The INM model used by Massport for Logan Airport has been updated to reflect local topographical conditions such as water and hills.

Ldn: The Day-night Average Sound Level (Ldn) is the level of noise expressed (in decibels) as a 24-hour average. Nighttime noise, between the hours of 10:00 p.m. and 7:00 a.m. is weighted; that is, given an additional 10 decibels to compensate for sleep interference and other disruptions caused by nighttime noise. An annual average of DNLs is used by the Federal Aviation Administration to describe airport noise exposure. Areas with noise impacts less than 65 dB DNL are considered "compatible" with residential use; areas at or above 65 dB DNL are designated "incompatible" with residential use.

Ldn is used by all Federal agencies (EPA, HUD, DOE, DOD, etc.) and internationally in the assessment of potential noise impacts. It is used interchangeably with DNL.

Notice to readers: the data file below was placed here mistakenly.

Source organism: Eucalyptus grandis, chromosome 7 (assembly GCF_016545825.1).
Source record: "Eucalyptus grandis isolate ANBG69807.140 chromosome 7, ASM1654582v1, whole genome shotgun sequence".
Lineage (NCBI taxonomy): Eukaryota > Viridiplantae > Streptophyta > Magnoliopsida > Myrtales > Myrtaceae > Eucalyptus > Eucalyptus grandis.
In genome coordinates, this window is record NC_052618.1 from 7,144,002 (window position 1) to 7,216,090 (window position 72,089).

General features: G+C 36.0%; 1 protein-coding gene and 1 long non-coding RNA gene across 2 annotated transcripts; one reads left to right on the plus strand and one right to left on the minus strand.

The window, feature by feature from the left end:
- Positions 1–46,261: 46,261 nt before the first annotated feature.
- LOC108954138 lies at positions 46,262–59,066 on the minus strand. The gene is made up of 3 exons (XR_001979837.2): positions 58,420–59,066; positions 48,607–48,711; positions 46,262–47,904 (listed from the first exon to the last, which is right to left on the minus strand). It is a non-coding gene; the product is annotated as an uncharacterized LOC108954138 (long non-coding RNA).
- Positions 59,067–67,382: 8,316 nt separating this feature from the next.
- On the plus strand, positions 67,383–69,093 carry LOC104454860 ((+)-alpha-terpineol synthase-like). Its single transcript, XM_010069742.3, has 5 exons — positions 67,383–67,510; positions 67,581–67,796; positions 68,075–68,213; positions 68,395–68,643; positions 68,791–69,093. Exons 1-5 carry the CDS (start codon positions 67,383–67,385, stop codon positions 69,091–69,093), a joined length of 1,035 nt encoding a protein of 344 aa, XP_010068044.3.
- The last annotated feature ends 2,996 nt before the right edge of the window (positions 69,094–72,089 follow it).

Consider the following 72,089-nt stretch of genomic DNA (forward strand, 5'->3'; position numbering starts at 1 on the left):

Lmax: The Maximum Instantaneous Noise Level (Lmax) is the maximum level of noise measured during a given measurement period.

Logan Noise Rules: The principal aim of Logan's noise rules is to keep cumulative noise at or below the 1986 level, regardless of fluctuations in the number of passengers and operations. The rules entirely eliminated the oldest and noisiest Stage I aircraft in 1988, and of Stage II aircraft in 2000. Noise rules limit the time period (Midnight to 7 AM) during which engine maintenance "run-ups" can occur. Airlines have the option of complying with two standards: either a Stage III percentage or a Noise Per Seat Index (NPSI). These standards are determined by Massport each July for the upcoming year.